Banned former Athletics Kenya vice-president David Okeyo has vowed to fight the latest punishment imposed on him by the International Association of Athletics Federations (IAAF).
Okeyo was on Thursday banned for life and ordered to pay $150,000 (about Sh15 million) by the IAAF Ethics Board which found him guilty of diverting federation funds to personal use.
"The judgment is very harsh and I have instructed my legal team to appeal. I maintain my innocence over this matter," said Okeyo.
Okeyo had been provisionally suspended by the IAAF in November 2015, along with two other Kenyan officials, former AK president Isaiah Kiplagat, who died in August 2016, and AK treasurer Joseph Kinyua.
Okeyo has also been accused of extorting money from athletes in relation to anti-doping procedures. A decision on those charges has yet to be made by the IAAF's ethics commission.
“Mr Okeyo should be expelled from his office as a member of the IAAF Council and banned for life from taking or holding any office in the sport or taking part in any Athletics related activity,” the 74-page Ethics Board report reads in part.
In particular, Okeyo faced charges alongside his colleagues namely former Athletics Kenya President Isaiah Kiplagat (deceased) and treasurer Joseph Kinyua of pocketing part or whole of $1.2 million (Sh120 million) forwarded to the federation’s account by the team's official sponsors Nike.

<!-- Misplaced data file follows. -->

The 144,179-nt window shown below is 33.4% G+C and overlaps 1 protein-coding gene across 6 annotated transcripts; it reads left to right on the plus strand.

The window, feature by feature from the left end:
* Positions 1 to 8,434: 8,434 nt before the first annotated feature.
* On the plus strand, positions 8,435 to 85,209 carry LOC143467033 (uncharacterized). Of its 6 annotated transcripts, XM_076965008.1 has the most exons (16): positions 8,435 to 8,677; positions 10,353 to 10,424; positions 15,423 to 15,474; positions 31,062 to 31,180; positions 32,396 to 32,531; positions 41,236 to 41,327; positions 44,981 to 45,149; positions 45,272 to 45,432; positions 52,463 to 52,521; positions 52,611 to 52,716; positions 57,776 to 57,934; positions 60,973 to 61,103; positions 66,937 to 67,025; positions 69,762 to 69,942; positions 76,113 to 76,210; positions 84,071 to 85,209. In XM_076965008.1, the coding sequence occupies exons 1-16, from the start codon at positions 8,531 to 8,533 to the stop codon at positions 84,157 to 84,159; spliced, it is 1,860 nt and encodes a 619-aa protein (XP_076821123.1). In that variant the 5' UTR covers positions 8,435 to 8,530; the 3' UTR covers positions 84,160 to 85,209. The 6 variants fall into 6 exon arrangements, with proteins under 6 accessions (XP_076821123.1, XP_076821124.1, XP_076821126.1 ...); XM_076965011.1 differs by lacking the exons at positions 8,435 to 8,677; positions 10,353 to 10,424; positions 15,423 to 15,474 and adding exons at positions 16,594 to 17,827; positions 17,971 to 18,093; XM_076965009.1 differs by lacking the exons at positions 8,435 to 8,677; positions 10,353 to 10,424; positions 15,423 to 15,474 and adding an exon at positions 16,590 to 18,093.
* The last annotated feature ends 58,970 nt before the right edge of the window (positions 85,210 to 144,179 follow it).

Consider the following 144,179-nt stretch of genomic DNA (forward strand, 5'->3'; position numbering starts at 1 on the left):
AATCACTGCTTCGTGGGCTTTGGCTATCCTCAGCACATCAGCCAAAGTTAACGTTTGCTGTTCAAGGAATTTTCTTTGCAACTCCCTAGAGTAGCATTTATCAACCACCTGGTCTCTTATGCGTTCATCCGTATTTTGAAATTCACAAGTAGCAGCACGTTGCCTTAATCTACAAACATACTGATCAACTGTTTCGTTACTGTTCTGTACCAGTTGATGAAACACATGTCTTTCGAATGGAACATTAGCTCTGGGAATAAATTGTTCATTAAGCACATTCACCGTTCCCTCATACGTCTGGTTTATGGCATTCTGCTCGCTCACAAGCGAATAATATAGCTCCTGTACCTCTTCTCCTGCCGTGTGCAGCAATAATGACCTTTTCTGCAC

It now seems a long way back, but Okeyo has hinted he will be heading to the Court of Arbitration for Sport in Lausanne, Switzerland in search for justice.
The law requires he files an appeal within 21 days.
In a related development, the Ethics Board has acquitted Kinyua over the same claims and dropped charges against the late Kiplagat, who died before he could face the charges.
The Ethics Board has however yet to rule on another case involving AK former chief executive Isaac Mwangi.
He is charged with soliciting for bribes from athletes, who tested positive for banned substances with intent to clearing them or reducing their bans.
This development further confirms fears that sports administrators in Kenya could be siphoning funds sent by international affiliates and aimed at developing sports in the country.